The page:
(Money Magazine) -- Question: My husband wants to do some renovations to our house that will cost at least $60,000, possibly a lot more. I'm 62 and he's almost 66. I'd like to know how much of a return on our investment we would get, if any, if we sell in about five years. -- Anne, Yonkers, New York.
Answer: Maybe it's just me, but the fact that you used the phrase "my husband wants to" rather than "my husband and I want to" left me with the distinct impression that you and your hubby disagree about whether you should be spending sixty grand or more on renovating your home.
Whether that's true or not, however, I think there are at least two topics you and your husband ought to sit down and talk about before he straps on his tool belt or hires someone else to do the work.
The first is how much of the money you put into the project you can expect to recoup at resale. Notice I didn't say how much of a "return" your renovation dollars will earn. Why?
Well, if you check out Remodeling Magazine's most recent Cost vs. Value report, you'll see that in the vast majority of cases homeowners shouldn't count on a return in the sense that they'll get back more at resale than they spent on the project. Indeed, although the report shows that estimates vary by the type of project as well as from region to region and city to city, in most cases the increase in the expected resale value recoups less than 80% of the cost, sometimes much less.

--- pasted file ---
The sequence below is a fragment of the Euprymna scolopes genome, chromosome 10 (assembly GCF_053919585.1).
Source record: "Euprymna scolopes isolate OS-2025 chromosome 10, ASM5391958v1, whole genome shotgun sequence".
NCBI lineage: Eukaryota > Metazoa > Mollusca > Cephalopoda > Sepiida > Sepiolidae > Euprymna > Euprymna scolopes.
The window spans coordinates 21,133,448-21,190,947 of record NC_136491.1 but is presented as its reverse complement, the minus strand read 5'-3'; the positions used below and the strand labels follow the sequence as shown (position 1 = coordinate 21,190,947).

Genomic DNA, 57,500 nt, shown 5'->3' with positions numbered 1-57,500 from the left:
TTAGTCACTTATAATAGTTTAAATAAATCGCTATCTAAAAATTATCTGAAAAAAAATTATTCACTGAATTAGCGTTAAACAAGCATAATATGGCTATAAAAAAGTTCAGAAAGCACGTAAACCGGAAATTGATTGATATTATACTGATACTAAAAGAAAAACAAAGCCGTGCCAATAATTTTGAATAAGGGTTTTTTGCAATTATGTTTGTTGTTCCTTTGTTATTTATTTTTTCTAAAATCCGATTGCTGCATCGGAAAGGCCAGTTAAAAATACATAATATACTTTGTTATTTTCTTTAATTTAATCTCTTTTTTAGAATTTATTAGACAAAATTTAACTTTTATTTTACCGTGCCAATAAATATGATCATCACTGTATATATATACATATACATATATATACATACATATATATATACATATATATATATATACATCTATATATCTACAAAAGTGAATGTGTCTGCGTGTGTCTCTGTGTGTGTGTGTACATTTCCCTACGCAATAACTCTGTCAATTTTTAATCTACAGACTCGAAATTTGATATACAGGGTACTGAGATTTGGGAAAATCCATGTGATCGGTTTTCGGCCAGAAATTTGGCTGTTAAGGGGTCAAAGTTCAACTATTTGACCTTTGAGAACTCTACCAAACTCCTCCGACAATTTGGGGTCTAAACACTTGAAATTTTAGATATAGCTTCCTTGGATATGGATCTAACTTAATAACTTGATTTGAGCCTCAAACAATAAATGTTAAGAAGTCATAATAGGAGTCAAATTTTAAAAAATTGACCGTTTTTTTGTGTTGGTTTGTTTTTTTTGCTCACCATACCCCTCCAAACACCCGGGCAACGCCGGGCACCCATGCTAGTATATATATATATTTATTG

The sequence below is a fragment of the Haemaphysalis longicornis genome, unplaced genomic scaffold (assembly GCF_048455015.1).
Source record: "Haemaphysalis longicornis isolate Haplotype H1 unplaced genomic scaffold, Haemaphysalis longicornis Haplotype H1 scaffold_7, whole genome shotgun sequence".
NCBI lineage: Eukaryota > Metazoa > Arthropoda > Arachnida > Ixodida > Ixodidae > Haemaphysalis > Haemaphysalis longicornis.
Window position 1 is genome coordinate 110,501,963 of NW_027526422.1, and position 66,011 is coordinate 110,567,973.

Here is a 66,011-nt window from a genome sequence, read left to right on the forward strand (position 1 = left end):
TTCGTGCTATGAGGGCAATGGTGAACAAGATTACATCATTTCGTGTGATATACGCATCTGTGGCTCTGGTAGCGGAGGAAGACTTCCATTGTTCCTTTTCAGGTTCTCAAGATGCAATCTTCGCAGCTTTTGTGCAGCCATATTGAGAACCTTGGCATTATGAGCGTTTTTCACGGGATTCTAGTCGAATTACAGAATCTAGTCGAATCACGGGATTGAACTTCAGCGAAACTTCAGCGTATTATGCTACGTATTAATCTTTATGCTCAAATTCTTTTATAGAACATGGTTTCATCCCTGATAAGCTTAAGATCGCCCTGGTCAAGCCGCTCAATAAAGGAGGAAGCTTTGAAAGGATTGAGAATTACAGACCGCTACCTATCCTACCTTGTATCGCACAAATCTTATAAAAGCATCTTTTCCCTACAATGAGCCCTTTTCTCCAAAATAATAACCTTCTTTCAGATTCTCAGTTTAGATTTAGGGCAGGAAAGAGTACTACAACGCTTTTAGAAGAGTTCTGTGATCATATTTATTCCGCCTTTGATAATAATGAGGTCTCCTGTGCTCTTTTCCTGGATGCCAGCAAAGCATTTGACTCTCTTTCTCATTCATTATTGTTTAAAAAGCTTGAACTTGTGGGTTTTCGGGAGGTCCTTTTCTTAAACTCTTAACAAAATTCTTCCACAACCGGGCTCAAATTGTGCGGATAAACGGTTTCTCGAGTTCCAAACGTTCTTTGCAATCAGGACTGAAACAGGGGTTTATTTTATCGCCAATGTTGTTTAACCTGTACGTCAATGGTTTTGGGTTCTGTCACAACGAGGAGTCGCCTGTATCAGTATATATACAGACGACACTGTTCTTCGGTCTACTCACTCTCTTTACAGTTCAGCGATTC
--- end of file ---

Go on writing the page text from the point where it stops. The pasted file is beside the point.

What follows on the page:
The second question you and your husband should be discussing is how you plan to pay for this work. If you'll be dipping into retirement savings, you'll want to ask yourselves whether you want to be putting a rather large sum into a rather illiquid asset -- your house -- considering that you're probably retired or close to retiring.
Big chunks of money are much harder to come by once you're no longer working, so retirees need to be especially careful about shelling out large sums. After all, an extra sixty thou could come in handy in the event you run into unexpected expenses or your retirement portfolio takes a hit. Or it could just serve as an extra reserve that might help you sleep better at night, now and in the future.
If, on the other hand, you're thinking of financing the work, then you need to consider how long it will take to repay -- and whether you would be comfortable taking on debt at this stage of life.
All that said, I don't mean to imply that, once you've talked about these issues, you and your husband will necessarily conclude you shouldn't do the renovation. That's a subjective decision that I could see going either way.
On the issue of proximity to retirement, for all I know you and your husband may have enough in 401(k)s, IRAs and other retirement accounts so that shelling out sixty grand or taking out a loan isn't going to have a big effect on your retirement lifestyle either way.